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General Commentary ARTICLE

Front. Psychol., 27 December 2016 | https://doi.org/10.3389/fpsyg.2016.02033

Commentary: The Alleged Coupling-Constitution Fallacy and the Mature Sciences

  • Department of Philosophy, University of Edinburgh, Edinburgh, UK

A commentary on
The Alleged Coupling-Constitution Fallacy and the Mature Sciences

by Ross, D., and Ladyman, J. (2010). The Extended Mind, ed R. Menary (Cambridge, MA: MIT Press), 155–166. ISBN: 9780262014038.

The extended mind thesis holds that the mind can leak out into the world (Clark and Chalmers, 1998; Wilson, 2004; Clark, 2008). Ross and Ladyman (2010) have offered a novel critique of this view by arguing that the question of cognitive extension is largely terminological or semantic, that it is a product of an immature science employing unhelpful metaphors about containment. They write, for instance: “We do not believe there is any basis for a general fact of the mater about what is and what isn't a cognitive system. Modelers will and should draw system boundaries in whichever ways maximize efficient capture of local phenomena” (Ross and Ladyman, 2010, p. 156). There is no matter of fact as to whether cognitive systems are extended or not, as such descriptions are drawn from too early a stage of scientific investigation. In this commentary, I offer one response to Ross and Laydman's terminological or semantic objection to the extended mind.

Ross and Laydman's challenge can be framed as follows. If it turns out that calling cognitive systems extended or not is a matter of choice, then cognitive science can continue business-as-usual. However, if the extended mind thesis turns out to offer principled grounds for talking about cognitive systems, then some of the most basic assumptions of cognitive science might require revision—for example, that the brain is the seat of cognition (Wilson and Clark, 2009). Thus, in order to evaluate the merits of the extended mind thesis, it first needs to be shown that there is a substantive issue at stake.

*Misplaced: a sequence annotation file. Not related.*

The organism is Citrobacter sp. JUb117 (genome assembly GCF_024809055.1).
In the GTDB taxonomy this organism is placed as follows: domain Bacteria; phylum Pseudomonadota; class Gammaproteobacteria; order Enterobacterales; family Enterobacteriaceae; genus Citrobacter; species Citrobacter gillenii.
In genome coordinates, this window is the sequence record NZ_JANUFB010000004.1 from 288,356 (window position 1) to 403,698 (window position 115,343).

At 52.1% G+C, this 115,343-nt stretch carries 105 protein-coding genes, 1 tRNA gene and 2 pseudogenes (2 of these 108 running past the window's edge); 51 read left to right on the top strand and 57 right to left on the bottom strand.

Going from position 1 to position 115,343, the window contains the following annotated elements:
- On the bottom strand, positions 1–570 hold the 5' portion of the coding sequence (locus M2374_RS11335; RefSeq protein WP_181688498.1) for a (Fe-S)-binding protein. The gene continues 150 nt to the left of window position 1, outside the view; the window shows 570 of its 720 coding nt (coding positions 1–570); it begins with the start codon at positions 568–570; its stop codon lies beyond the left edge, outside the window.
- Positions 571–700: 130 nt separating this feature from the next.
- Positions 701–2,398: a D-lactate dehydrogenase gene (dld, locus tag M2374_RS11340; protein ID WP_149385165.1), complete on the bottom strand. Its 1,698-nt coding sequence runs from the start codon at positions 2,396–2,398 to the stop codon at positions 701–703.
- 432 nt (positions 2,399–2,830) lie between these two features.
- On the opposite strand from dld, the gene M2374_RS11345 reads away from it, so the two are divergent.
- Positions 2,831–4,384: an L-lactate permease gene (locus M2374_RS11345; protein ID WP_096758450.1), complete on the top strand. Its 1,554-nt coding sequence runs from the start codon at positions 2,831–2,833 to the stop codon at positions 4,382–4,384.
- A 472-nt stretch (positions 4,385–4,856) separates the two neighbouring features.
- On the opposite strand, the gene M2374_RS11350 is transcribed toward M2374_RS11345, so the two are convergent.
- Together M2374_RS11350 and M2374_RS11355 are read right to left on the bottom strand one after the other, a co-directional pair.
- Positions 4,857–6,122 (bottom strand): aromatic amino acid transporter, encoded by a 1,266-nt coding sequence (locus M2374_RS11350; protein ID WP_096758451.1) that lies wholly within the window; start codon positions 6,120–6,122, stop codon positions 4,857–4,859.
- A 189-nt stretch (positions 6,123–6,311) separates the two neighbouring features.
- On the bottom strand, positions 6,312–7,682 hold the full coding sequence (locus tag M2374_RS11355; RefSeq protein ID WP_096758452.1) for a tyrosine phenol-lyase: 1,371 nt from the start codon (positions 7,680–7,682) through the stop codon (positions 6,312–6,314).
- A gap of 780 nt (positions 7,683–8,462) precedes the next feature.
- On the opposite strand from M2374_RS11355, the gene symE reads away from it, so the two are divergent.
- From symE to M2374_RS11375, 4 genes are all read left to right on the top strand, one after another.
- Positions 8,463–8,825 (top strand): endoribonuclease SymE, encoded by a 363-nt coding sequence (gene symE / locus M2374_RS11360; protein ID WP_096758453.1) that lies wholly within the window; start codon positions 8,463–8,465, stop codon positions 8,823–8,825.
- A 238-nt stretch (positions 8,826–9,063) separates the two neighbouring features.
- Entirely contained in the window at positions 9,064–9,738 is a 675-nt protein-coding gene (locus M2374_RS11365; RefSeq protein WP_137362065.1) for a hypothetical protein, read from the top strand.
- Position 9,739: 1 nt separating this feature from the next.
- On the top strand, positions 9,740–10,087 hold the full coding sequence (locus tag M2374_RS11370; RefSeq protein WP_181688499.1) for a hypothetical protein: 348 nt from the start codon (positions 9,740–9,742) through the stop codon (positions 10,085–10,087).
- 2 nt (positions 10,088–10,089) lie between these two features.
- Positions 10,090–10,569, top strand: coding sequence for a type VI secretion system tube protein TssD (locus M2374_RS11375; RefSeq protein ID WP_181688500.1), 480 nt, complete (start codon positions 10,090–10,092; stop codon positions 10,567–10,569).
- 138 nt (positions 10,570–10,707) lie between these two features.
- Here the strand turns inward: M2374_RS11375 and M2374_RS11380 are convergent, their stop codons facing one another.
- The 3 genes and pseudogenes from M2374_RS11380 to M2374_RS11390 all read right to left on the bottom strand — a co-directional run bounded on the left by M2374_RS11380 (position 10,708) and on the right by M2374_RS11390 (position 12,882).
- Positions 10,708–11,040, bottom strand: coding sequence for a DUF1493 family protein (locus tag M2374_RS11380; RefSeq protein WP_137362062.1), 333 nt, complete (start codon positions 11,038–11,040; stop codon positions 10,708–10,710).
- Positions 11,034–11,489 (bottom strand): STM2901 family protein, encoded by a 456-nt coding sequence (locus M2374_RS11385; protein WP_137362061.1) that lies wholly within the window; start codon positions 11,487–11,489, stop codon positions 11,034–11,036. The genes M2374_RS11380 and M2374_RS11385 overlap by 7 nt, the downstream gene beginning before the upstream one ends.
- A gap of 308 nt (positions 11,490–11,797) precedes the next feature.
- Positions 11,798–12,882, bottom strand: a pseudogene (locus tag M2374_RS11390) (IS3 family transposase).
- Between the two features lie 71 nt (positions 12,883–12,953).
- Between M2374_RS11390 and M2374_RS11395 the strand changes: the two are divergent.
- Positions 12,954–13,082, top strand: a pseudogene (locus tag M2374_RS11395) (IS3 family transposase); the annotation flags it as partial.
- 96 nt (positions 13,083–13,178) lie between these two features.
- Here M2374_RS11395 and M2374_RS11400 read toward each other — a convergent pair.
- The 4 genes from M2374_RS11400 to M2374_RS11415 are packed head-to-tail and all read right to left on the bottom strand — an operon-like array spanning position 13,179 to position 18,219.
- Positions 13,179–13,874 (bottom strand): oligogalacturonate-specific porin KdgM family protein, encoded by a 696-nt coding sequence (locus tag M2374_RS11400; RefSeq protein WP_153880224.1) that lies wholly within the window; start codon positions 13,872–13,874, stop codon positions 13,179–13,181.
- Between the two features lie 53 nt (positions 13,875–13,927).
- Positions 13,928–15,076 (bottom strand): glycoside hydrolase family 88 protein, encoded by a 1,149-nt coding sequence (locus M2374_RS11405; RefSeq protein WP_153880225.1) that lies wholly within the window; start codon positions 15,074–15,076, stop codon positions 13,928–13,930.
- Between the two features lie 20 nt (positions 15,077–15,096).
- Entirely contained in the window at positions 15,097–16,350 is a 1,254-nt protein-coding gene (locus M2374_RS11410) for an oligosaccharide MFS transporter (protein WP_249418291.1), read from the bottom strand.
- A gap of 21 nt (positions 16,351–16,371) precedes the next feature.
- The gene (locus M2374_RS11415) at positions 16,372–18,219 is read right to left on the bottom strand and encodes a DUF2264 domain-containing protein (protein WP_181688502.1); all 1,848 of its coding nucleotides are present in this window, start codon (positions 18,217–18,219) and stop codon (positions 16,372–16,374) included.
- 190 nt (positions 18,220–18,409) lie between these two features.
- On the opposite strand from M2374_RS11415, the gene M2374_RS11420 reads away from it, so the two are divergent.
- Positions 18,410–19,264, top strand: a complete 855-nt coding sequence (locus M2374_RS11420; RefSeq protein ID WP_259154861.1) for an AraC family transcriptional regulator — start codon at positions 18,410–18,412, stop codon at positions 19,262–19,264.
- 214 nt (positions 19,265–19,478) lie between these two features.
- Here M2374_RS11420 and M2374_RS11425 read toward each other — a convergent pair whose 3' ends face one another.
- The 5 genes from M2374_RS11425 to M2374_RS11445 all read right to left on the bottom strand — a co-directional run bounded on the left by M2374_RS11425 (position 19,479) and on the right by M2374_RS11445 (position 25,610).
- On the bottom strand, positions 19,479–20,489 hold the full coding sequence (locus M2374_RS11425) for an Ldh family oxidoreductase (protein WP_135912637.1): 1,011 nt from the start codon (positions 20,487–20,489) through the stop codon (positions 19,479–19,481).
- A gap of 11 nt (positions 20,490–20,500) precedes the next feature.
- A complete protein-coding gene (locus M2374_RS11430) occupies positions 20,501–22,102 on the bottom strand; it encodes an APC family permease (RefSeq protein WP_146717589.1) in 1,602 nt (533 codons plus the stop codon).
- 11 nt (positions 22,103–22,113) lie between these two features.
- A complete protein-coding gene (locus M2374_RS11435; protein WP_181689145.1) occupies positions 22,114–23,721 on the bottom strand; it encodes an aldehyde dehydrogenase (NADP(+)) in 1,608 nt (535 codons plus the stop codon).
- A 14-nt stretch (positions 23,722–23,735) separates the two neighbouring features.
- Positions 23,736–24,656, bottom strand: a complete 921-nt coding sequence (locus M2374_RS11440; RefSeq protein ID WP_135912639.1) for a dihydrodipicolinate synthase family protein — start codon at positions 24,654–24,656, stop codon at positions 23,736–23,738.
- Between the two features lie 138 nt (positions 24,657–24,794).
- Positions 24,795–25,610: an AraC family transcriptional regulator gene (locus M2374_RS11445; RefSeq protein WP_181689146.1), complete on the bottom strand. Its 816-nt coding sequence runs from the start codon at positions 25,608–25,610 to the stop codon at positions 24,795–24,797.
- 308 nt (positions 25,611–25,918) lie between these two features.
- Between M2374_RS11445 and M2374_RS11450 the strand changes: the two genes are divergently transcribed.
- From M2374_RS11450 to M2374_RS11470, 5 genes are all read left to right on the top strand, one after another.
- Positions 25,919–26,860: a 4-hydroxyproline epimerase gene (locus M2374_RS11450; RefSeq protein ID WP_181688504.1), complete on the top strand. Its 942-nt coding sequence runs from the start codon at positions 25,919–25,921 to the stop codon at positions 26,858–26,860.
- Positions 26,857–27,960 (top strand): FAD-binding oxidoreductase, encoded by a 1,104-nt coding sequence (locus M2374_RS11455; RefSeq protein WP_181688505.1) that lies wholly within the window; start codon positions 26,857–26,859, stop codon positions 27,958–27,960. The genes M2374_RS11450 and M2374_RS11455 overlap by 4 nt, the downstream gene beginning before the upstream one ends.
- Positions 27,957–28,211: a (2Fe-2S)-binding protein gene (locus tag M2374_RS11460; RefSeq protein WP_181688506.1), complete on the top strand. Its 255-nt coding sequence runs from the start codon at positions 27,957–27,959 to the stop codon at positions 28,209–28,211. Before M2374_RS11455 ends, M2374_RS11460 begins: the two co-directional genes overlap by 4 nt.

To gain traction on the challenge, consider how an issue is normally identified as semantic rather than substantive. Consider, for example, the simple case of how to pronounce the word for the red fruit-berry of the nightshade plant Solanum lycopersicum, commonly referred to as a tomato. Those in North America might say “toma/to” [təˈmeɪˌto℧], while those in the United Kingdom might say “to/ma/to” [təˈmα:tə℧]. Under normal circumstances, it seems wrongheaded to ask whether one or the other pronunciation is correct, even though the intension and extension are the same. Contrast this with whether the basic subatomic elements in physics are particles or waves. Here, the choice of terms seems more principled. There seems to be something about the world that determines which term is more suitable, even though the current state of the science is undecided. What accounts for the difference arguably is that in the latter's case the choice among terms has something to do with how the terms track matters of fact.

One philosophical manifestation of this idea is “underdetermination,” the idea that there might be two or more equally good theories or explanations for some phenomena (Laudan, 1990; Laudan and Leplin, 1991). The classic example is that a high correlation of cartoon viewing and violent playground behavior equally supports the explanations that watching cartoons causes violent children and that children prone to violence tend to enjoy watching cartoons. Because there are multiply sufficient methods of description, the evidence alone fails to determine the correct view. The choice among explanations is underdetermined. The question is whether such a state of affairs holds in the case of cognition. Are cognitive systems underdetermined such that the choice among labels is relative? Or, is there is a matter of fact determining whether the extended or internalist description is more appropriate?